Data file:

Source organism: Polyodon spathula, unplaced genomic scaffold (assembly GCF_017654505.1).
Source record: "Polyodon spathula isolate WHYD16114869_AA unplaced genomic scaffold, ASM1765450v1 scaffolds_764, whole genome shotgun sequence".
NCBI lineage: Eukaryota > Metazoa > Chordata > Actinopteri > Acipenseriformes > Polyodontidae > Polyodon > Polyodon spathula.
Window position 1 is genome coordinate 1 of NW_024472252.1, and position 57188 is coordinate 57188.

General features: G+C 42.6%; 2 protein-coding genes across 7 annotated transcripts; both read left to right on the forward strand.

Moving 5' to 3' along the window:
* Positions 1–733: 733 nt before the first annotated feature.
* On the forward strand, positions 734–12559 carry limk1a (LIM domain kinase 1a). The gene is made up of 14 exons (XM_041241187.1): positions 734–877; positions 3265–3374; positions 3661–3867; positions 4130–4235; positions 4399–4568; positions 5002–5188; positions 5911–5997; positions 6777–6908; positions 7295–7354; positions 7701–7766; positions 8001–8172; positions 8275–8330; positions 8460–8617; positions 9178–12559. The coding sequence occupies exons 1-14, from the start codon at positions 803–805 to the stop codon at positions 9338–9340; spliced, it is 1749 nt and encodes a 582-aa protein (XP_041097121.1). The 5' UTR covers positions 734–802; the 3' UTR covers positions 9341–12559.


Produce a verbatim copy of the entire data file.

Source organism: Polyodon spathula, unplaced genomic scaffold (assembly GCF_017654505.1).
Source record: "Polyodon spathula isolate WHYD16114869_AA unplaced genomic scaffold, ASM1765450v1 scaffolds_764, whole genome shotgun sequence".
NCBI lineage: Eukaryota > Metazoa > Chordata > Actinopteri > Acipenseriformes > Polyodontidae > Polyodon > Polyodon spathula.
Window position 1 is genome coordinate 1 of NW_024472252.1, and position 57188 is coordinate 57188.

General features: G+C 42.6%; 2 protein-coding genes across 7 annotated transcripts; both read left to right on the forward strand.

Moving 5' to 3' along the window:
* Positions 1–733: 733 nt before the first annotated feature.
* On the forward strand, positions 734–12559 carry limk1a (LIM domain kinase 1a). The gene is made up of 14 exons (XM_041241187.1): positions 734–877; positions 3265–3374; positions 3661–3867; positions 4130–4235; positions 4399–4568; positions 5002–5188; positions 5911–5997; positions 6777–6908; positions 7295–7354; positions 7701–7766; positions 8001–8172; positions 8275–8330; positions 8460–8617; positions 9178–12559. The coding sequence occupies exons 1-14, from the start codon at positions 803–805 to the stop codon at positions 9338–9340; spliced, it is 1749 nt and encodes a 582-aa protein (XP_041097121.1). The 5' UTR covers positions 734–802; the 3' UTR covers positions 9341–12559.